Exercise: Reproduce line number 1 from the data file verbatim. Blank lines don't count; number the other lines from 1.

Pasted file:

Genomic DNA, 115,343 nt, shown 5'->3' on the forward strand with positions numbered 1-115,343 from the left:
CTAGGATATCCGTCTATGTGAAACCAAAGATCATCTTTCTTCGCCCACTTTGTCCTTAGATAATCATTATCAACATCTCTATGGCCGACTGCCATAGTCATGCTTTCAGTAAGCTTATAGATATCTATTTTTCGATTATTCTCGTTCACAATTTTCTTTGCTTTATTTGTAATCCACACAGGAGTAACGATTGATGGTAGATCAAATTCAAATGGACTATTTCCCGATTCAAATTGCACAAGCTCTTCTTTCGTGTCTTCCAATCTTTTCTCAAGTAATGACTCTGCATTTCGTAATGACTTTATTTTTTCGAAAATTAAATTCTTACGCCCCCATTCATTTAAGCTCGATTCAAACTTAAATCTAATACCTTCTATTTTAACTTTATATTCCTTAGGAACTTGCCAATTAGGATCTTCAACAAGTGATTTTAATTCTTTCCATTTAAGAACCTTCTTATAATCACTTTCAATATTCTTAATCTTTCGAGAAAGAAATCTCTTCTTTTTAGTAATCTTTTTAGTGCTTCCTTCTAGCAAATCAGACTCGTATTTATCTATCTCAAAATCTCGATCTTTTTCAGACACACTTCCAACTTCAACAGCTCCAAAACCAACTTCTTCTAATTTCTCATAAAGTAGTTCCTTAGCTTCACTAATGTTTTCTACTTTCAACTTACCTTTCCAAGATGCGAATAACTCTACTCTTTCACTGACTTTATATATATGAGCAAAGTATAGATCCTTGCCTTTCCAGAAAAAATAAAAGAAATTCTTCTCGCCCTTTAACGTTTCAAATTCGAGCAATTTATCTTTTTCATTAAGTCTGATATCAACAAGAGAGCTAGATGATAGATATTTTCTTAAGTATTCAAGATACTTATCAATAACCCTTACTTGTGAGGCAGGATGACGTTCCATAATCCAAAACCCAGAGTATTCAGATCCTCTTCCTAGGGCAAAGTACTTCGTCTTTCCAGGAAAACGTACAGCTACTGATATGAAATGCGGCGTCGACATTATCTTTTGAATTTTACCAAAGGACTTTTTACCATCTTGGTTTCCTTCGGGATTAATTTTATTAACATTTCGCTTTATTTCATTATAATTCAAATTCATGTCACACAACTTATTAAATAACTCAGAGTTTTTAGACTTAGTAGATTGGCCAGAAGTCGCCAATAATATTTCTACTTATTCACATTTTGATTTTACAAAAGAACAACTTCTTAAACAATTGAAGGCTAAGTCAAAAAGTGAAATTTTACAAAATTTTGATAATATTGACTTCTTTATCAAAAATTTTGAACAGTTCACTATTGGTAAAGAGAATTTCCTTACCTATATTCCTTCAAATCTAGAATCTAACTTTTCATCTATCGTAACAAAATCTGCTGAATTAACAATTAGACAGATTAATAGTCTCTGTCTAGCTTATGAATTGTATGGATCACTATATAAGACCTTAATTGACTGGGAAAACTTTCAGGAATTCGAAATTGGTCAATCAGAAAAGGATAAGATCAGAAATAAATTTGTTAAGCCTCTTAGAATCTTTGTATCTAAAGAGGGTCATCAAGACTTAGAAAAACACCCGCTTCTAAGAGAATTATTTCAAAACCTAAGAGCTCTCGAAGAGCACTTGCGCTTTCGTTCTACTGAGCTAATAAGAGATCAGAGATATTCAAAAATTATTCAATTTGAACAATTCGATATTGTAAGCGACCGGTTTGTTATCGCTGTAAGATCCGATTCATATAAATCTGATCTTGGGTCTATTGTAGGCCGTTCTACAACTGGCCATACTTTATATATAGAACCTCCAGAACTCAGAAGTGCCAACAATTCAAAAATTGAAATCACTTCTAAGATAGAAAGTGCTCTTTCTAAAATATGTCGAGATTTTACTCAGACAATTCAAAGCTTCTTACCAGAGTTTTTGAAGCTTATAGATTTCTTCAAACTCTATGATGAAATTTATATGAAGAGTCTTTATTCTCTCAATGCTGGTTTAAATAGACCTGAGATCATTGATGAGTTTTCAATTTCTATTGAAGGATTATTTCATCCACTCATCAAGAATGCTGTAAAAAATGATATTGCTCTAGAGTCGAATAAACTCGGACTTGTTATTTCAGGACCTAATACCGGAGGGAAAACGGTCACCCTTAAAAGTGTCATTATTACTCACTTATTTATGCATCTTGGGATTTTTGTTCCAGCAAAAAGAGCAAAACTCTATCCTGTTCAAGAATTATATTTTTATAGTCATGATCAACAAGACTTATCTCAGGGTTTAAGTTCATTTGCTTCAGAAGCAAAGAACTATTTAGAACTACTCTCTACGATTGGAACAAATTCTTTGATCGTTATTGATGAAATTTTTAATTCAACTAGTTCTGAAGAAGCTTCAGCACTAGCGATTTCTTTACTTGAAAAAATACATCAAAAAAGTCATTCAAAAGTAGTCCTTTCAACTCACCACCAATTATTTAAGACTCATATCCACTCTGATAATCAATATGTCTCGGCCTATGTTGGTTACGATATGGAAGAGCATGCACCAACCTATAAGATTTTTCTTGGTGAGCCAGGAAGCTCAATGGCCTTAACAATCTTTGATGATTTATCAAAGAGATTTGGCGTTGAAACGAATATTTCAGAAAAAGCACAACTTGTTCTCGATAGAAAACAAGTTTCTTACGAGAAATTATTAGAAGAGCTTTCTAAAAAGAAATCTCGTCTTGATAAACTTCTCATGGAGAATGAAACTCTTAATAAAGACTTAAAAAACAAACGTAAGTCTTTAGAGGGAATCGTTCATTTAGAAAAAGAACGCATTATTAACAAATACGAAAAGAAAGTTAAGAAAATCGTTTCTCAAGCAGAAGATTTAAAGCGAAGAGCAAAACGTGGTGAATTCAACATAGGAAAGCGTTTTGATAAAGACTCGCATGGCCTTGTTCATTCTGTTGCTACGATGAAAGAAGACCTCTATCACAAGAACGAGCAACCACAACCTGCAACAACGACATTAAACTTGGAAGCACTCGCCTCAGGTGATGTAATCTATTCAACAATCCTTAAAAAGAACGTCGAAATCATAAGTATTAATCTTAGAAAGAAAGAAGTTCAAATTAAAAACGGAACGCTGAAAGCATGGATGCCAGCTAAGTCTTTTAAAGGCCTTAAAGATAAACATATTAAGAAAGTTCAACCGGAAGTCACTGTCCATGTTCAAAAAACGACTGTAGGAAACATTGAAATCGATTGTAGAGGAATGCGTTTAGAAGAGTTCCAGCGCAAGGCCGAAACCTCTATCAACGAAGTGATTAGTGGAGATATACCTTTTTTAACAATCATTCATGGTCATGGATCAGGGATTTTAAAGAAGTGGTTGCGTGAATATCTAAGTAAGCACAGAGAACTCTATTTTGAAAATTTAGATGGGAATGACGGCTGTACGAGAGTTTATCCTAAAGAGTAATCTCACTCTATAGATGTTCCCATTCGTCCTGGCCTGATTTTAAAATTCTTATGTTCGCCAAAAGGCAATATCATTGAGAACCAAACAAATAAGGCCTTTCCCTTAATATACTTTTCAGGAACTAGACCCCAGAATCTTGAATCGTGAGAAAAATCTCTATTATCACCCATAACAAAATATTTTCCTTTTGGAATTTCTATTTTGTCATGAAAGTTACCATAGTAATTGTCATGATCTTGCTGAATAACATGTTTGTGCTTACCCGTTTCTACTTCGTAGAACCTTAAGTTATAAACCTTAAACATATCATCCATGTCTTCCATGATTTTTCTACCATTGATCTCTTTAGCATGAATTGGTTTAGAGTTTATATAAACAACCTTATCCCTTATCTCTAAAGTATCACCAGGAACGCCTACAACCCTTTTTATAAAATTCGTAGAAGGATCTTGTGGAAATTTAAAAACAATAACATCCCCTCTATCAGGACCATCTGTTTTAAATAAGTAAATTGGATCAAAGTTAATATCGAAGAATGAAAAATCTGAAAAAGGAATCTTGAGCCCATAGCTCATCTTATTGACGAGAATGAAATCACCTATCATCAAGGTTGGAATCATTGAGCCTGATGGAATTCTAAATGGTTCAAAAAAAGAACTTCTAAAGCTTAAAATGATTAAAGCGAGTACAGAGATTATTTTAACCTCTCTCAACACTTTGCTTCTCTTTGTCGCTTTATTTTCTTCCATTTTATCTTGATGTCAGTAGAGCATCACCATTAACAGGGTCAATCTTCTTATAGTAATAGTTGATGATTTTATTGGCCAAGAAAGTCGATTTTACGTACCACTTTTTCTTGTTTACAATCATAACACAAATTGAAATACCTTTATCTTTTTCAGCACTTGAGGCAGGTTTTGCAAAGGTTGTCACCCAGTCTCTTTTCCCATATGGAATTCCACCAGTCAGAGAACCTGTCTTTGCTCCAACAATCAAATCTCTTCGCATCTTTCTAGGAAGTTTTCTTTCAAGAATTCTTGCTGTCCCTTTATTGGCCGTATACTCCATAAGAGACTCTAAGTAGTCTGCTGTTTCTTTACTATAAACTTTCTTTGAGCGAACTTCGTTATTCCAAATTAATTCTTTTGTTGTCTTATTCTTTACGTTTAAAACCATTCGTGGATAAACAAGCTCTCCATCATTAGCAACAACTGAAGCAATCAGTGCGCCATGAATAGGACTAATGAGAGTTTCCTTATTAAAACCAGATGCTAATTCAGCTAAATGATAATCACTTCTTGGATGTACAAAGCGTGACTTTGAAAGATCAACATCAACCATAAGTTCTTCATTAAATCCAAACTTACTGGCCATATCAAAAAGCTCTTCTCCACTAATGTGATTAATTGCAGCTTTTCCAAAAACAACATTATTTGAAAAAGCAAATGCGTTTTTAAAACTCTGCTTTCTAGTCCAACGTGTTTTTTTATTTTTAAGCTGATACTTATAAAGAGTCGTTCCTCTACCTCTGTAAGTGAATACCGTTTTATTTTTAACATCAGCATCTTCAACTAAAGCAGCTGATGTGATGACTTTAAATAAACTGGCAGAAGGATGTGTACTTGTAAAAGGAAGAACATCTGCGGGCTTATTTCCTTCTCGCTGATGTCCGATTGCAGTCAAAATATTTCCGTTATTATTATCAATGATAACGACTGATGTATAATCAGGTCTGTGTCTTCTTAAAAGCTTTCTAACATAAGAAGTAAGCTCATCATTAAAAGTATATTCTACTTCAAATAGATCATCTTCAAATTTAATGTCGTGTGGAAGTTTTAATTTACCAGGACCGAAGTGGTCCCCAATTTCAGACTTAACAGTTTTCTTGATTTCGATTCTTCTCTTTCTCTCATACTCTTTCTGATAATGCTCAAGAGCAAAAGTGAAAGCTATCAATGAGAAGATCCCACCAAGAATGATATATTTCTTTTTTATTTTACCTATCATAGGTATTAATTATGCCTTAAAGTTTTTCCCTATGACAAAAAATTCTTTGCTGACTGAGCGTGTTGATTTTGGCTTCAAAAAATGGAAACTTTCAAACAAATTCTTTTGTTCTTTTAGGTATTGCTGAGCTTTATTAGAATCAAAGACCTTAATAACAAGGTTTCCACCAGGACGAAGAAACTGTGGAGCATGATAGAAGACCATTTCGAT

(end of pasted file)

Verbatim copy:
Genomic DNA, 115,343 nt, shown 5'->3' on the forward strand with positions numbered 1-115,343 from the left: